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Tennessee Employment Law Center Tennessee Employment Law Center
Tennessee Employment Law Center
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Discrimination...
Gender Discrimination
National Origin Discrimination
Pregnancy Discrimination
Race and Color Discrimination
Religious Discrimination
Sexual Harassment
 
...and the Law
Age Discrimination in Employment Act (ADEA)
Americans with Disabilities Act (ADA)
Employee Retirement Income Security Act (ERISA)
Employment at Will
Equal Pay Act
Fair Labor Standards Act (FLSA)
Family and Medical Leave Act (FMLA)
Insurance Benefits on Termination and Resignation (COBRA)
Mine Safety and Health Act (MSHA)
Non-Compete Agreements
Occupational Safety & Health Act (OSHA)
Rehabilitation Act of 1974 (Rehab Act)
Unemployment Benefits
Uniformed Services Employment & Re-Employment Rights Act (USERRA)
Worker Adjustment and Retraining Notification Act (WARN)
Workers' Compensation (Workers' Comp)

Americans with Disabilities Act (ADA)

The Americans with Disabilities Act and the Tennessee Human Rights Act make it unlawful to discriminate against a qualified person with a disability. Companies cannot use a disability as a reason to refuse to hire or promote a worker, to terminate a worker, or to deny a worker privileges and conditions of employment.

The ADA also contains special rules about how employers can question employees about their physical or mental condition, including the administration of physical or psychological tests.

Current users of illegal drugs are not protected by the ADA, and employers may test their employees for current drug use. Former drug use, however, may be protected. The ADA protects a person who has a record of having a disability or who is regarded as having a disability.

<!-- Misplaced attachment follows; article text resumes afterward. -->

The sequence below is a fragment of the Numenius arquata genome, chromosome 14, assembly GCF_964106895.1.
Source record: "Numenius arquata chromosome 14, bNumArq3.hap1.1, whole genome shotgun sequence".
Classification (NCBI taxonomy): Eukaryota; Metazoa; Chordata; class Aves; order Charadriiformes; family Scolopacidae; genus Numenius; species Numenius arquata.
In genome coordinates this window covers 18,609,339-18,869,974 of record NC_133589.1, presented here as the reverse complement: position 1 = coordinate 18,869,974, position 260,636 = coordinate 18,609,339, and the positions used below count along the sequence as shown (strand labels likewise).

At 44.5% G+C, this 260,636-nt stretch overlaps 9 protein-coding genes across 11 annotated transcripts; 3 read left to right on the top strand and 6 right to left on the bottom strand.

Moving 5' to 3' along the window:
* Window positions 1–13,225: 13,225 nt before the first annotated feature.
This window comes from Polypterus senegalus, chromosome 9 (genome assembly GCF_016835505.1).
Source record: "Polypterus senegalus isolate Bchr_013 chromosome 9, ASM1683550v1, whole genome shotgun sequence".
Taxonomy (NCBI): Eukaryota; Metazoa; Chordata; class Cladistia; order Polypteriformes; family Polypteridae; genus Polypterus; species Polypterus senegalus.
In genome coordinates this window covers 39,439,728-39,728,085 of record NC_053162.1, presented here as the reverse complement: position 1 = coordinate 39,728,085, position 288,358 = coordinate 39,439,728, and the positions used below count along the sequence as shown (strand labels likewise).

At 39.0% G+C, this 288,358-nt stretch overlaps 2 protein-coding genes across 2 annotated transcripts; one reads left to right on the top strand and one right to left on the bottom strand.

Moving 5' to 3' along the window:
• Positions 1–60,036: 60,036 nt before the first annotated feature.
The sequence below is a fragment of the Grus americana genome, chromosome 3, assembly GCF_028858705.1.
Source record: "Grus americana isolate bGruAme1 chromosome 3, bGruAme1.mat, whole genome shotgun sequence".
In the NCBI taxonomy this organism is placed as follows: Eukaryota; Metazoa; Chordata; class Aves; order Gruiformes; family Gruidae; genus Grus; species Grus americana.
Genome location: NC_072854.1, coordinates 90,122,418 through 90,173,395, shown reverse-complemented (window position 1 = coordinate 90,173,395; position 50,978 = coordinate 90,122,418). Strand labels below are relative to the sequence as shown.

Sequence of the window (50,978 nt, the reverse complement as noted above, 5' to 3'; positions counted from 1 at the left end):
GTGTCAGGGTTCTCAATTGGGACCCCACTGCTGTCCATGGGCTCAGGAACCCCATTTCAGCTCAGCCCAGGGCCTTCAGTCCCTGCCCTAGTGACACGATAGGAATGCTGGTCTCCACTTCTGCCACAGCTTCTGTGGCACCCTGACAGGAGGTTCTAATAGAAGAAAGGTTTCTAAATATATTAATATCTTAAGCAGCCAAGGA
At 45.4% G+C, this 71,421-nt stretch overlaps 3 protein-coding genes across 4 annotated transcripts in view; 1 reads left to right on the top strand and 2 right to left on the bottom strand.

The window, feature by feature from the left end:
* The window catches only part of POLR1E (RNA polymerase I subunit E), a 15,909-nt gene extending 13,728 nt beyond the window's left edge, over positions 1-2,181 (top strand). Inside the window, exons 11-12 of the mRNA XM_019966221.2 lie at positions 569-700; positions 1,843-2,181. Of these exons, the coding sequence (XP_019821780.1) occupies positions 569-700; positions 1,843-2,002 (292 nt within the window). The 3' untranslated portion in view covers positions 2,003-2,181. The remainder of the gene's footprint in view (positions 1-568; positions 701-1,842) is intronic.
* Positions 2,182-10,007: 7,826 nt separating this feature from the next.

Definitions:

  • Qualified Individual means a person with a disability who, with or without reasonable accommodation, can carry out the necessary duties of the job she holds or desires.
     
  • Disabilities are physical or mental impairments that substantially limit one or more major life activity.
     
  • Major Life Functions include, but are not limited to, breathing, seeing, hearing, caring for oneself, walking, and working.
     
  • Reasonable Accommodation means an adjustment to a disabled worker's working conditions or environment to enable her to perform an essential function of her job. To be reasonable the adjustment cannot create an undue hardship for the employer.
     
  • Reasonable Accommodation includes but is not limited to:
     
    1. Some renovations to existing facilities to make them readily accessible to and usable by persons with disabilities.
       
    2. Job restructuring.
       
    3. Modification of work schedule.
       
    4. Reassignment to vacant positions.
       
    5. Acquiring or modifying equipment or devices.
       
    6. Adjusting or modifying examinations, training materials/programs and policies.
       
    7. Providing qualified readers or interpreters.